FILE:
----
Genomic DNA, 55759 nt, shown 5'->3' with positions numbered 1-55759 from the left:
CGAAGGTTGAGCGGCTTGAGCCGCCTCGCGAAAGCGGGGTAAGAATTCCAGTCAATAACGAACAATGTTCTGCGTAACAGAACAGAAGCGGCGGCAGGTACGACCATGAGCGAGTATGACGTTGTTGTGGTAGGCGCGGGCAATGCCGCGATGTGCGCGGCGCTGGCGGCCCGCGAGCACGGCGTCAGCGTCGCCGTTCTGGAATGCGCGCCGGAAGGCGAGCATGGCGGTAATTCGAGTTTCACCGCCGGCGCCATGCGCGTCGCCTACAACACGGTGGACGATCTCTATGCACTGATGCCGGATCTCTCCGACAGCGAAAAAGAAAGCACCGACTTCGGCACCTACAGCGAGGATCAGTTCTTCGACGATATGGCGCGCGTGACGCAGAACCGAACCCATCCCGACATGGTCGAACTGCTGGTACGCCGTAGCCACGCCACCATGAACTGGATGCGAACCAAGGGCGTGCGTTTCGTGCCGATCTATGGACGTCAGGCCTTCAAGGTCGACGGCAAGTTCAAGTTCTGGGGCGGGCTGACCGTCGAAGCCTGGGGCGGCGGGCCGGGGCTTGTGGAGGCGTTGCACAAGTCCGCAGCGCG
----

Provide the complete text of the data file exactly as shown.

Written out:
Genomic DNA, 55759 nt, shown 5'->3' with positions numbered 1-55759 from the left:
CGAAGGTTGAGCGGCTTGAGCCGCCTCGCGAAAGCGGGGTAAGAATTCCAGTCAATAACGAACAATGTTCTGCGTAACAGAACAGAAGCGGCGGCAGGTACGACCATGAGCGAGTATGACGTTGTTGTGGTAGGCGCGGGCAATGCCGCGATGTGCGCGGCGCTGGCGGCCCGCGAGCACGGCGTCAGCGTCGCCGTTCTGGAATGCGCGCCGGAAGGCGAGCATGGCGGTAATTCGAGTTTCACCGCCGGCGCCATGCGCGTCGCCTACAACACGGTGGACGATCTCTATGCACTGATGCCGGATCTCTCCGACAGCGAAAAAGAAAGCACCGACTTCGGCACCTACAGCGAGGATCAGTTCTTCGACGATATGGCGCGCGTGACGCAGAACCGAACCCATCCCGACATGGTCGAACTGCTGGTACGCCGTAGCCACGCCACCATGAACTGGATGCGAACCAAGGGCGTGCGTTTCGTGCCGATCTATGGACGTCAGGCCTTCAAGGTCGACGGCAAGTTCAAGTTCTGGGGCGGGCTGACCGTCGAAGCCTGGGGCGGCGGGCCGGGGCTTGTGGAGGCGTTGCACAAGTCCGCAGCGCG